To help it celebrate the 20th anniversary of The Robert and Beverly Lewis Family Cancer Care Center, the Pomona Valley Medical Center Foundation invited actor, author, activist and advocate Fran Drescher to share her particular cancer survival story at the Sheraton Fairplex Convention Center on Saturday morning.
Drescher, who broke into film with a small part in “Saturday Night Fever” (1977) with John Travolta, went on to star as Fran Fine in the hit comedy series, “The Nanny,” which aired on CBS from 1993 to 1996, earning Frescher Globe and Emmy nominations.
In 2000, after two years of symptoms and misdiagnosis by eight doctors, Drescher learned she had uterine cancer for which she had to undergo a radical hysterectomy.
“I felt betrayed not only by my own body, but by the medical community,” Drescher said.
As part of her healing process, she wrote the New York Times best- seller, “Cancer Schmancer,” in 2002, using it as a springboard to launch the Cancer Schmancer Movement in 2007, a non-profit organization dedicated to ensuring that all women’s cancers be diagnosed while in Stage 1, the most curable stage. That same year, she was instrumental in passing the Gynecologic Cancer Education & Awareness Act — by unanimous consent — the first of its kind in US history. In 2008, she was appointed a U.S. diplomat, doing work in connection with her advocacy for women’s health and cancer awareness.
Today, she is hard at work on the Carcinogen-FREE Label Act, a bi-partisan bill introduced in 2012 so that consumers can make healthier choices and, through purchasing power, dictate trends that influence the formulas of household products and food.
Meanwhile, her acting career is more vibrant than ever. Her latest work includes voicing Eunice, the wife of Frankenstein’s monster, in “Hotel Transylvania”, and starring in her own TV show (modeled after her very own life), “Happily Divorced.”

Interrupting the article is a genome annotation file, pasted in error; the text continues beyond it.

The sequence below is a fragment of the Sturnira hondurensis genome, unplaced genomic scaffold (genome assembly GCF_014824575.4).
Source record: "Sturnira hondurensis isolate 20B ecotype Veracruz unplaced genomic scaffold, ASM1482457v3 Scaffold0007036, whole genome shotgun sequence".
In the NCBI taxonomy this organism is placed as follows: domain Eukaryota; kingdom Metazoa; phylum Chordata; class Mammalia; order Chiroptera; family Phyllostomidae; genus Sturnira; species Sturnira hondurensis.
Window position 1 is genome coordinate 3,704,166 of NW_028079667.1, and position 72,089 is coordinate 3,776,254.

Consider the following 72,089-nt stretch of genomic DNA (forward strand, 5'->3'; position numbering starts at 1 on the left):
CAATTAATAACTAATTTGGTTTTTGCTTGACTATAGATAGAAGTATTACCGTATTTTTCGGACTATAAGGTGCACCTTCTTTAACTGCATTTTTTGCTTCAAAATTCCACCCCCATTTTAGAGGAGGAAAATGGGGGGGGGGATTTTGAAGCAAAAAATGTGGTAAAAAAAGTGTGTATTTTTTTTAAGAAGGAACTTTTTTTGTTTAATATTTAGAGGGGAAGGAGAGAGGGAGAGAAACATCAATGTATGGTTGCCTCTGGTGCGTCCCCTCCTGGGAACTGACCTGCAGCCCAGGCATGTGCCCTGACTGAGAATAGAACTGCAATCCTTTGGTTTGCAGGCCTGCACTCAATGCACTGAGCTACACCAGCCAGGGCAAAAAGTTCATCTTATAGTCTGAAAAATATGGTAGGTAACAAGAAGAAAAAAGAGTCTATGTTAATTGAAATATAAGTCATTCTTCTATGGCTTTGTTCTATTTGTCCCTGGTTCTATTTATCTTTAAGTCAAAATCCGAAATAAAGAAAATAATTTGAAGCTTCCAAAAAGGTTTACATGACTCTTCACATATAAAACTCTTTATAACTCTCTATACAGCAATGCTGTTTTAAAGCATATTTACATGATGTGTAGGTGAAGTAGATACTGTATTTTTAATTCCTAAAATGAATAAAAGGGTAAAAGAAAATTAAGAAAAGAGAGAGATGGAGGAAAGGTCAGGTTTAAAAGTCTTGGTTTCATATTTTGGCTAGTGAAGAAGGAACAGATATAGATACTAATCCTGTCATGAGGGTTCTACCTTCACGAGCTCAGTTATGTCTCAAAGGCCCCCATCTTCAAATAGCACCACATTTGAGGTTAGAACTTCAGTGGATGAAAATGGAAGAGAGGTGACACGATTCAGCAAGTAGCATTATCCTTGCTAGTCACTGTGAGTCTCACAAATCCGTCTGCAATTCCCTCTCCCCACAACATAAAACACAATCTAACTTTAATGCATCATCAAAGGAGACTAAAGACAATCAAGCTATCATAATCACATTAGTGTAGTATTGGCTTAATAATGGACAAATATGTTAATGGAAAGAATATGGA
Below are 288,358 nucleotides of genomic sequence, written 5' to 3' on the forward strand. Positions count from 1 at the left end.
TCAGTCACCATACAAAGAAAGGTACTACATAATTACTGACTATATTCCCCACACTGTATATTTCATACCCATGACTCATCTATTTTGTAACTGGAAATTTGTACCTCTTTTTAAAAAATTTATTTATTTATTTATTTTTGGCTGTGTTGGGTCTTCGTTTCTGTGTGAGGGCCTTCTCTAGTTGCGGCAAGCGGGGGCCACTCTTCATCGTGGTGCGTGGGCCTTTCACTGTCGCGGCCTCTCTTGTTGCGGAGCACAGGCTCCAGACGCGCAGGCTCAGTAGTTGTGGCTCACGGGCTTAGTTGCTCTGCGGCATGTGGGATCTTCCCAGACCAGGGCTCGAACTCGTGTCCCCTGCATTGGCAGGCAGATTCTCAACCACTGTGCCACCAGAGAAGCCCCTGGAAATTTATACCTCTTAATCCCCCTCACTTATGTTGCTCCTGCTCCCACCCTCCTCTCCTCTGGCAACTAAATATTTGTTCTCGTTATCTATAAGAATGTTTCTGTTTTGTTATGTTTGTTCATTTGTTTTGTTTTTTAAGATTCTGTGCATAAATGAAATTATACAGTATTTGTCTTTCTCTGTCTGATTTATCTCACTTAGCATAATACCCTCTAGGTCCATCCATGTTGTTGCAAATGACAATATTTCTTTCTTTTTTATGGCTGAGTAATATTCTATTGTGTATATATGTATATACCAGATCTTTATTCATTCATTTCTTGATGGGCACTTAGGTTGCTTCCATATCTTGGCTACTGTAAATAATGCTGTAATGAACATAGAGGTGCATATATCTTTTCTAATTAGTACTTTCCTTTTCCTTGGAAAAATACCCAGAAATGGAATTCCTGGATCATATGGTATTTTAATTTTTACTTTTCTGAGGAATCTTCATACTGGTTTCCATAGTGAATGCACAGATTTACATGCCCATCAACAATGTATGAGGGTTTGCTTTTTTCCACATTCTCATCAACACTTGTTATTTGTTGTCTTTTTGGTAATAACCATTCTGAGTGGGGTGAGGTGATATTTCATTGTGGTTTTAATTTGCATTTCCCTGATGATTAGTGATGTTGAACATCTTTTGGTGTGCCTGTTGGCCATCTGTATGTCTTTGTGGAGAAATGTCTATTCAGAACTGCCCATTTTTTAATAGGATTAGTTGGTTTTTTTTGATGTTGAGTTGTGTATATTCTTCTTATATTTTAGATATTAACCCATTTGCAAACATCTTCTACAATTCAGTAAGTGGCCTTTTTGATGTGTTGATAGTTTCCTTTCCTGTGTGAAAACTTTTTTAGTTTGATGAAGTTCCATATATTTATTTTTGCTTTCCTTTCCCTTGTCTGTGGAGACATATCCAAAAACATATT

Before addressing the audience, which included donors, caregivers, cancer survivors and “Fran Fans,” Drescher sat down with LaVerneOnline.com and the AllBusinessJournal.com to talk about her life and mission.
Q. You’ve faced a lot of devastating and challenging events in your life – rape, cancer, divorce, shows being canceled, etc. – how do you deal with all that and keep smiling and moving forward?
A. I think the experience of being diagnosed with cancer very quickly revealed its silver linings. It wasn’t that I didn’t plummet to the depths of despair, because I certainly did and was very frightened that it was the end of the line for me, but there were things I was already learning about myself that I was able to bring into action, one of which was to stop worrying about everyone else and start worrying about myself — to be able to ask for help and not just be comfortable giving it. And from that point forward, there was just a long list of things, and certainly becoming a health activist and patient advocate and turning pain into purpose has given a resonance to my life that I might not have otherwise had. And I really feel like I got famous, got cancer and lived to talk about it for a reason.
Out of the experience and the need to try to gain control back of my life, I wrote what became the New York Times best-seller, “Cancer Schmancer.”
It’s been about 10 years since the book was first published. Is the information still as fresh and relevant as the day it came out?
Absolutely. I get people all the time telling me that the book really made a huge impact on them and the words, “Cancer Schmancer” became their mantra when they were really low. And that, of course, became the movement. I wrote the book because I didn’t want what happened to me to happen to other people.
When I went on the lecture series, which is what you tend to do when you have a New York Times best-seller, I realized that what happened to me happens to millions of Americans by means of misdiagnosis and mistreatment. And for many — though fortunately not myself – late-stage cancer diagnosis is a consequence.
I knew the book was not the end, but just the beginning of what’s become a life mission. So, “Cancer Schmancer” was developed because I started to form a vision of how I thought health in America and the way we thought about our bodies — the way we navigated ourselves through the health care system — needed to be reexamined and maybe hopefully and potentially changed.